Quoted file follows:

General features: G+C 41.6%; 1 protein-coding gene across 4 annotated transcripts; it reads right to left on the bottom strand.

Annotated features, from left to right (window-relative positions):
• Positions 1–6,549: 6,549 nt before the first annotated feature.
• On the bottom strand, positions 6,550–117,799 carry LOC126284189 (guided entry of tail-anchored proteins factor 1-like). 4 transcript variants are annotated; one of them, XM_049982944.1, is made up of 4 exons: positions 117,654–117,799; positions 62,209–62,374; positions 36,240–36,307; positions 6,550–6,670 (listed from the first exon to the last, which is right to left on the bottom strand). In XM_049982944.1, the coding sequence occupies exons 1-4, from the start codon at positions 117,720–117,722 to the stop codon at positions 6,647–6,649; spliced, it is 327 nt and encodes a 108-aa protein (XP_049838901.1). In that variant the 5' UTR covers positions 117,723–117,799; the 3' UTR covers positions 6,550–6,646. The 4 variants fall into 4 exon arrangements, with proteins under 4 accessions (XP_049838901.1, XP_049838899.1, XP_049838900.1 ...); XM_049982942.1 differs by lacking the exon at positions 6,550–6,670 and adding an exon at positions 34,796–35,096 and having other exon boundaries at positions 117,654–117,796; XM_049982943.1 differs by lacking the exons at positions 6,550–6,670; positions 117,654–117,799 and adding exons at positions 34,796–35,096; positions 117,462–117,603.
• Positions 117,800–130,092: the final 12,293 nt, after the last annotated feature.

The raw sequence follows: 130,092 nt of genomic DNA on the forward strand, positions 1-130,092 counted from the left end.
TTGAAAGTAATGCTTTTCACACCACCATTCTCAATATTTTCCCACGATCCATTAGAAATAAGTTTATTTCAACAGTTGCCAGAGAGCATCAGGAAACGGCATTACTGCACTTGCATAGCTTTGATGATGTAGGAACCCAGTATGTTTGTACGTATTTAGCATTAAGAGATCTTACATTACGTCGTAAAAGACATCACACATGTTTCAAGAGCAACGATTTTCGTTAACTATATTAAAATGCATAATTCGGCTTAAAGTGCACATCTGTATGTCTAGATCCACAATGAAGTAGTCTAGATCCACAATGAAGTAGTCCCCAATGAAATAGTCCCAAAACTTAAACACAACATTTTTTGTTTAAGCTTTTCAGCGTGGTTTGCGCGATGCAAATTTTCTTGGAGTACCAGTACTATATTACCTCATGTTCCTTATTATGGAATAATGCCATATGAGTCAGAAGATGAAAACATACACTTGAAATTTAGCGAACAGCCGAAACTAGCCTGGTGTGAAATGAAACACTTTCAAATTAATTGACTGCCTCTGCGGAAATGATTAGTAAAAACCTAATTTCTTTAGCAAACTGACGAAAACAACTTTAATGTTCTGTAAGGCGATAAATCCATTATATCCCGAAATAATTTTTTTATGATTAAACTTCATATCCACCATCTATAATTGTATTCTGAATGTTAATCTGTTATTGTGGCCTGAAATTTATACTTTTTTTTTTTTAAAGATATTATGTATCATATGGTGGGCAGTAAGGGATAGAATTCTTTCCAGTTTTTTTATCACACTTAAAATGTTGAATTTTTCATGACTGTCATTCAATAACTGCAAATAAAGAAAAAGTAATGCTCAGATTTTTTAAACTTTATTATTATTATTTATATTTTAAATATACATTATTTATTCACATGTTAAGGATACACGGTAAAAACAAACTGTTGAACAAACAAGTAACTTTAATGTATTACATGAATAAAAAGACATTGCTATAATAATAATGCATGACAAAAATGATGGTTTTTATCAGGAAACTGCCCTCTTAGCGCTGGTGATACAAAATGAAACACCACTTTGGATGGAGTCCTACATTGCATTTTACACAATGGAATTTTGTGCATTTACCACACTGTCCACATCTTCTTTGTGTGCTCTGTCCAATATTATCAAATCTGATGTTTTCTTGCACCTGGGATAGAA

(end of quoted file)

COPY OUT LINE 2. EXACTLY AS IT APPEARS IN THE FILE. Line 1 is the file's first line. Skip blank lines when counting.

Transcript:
Annotated features, from left to right (window-relative positions):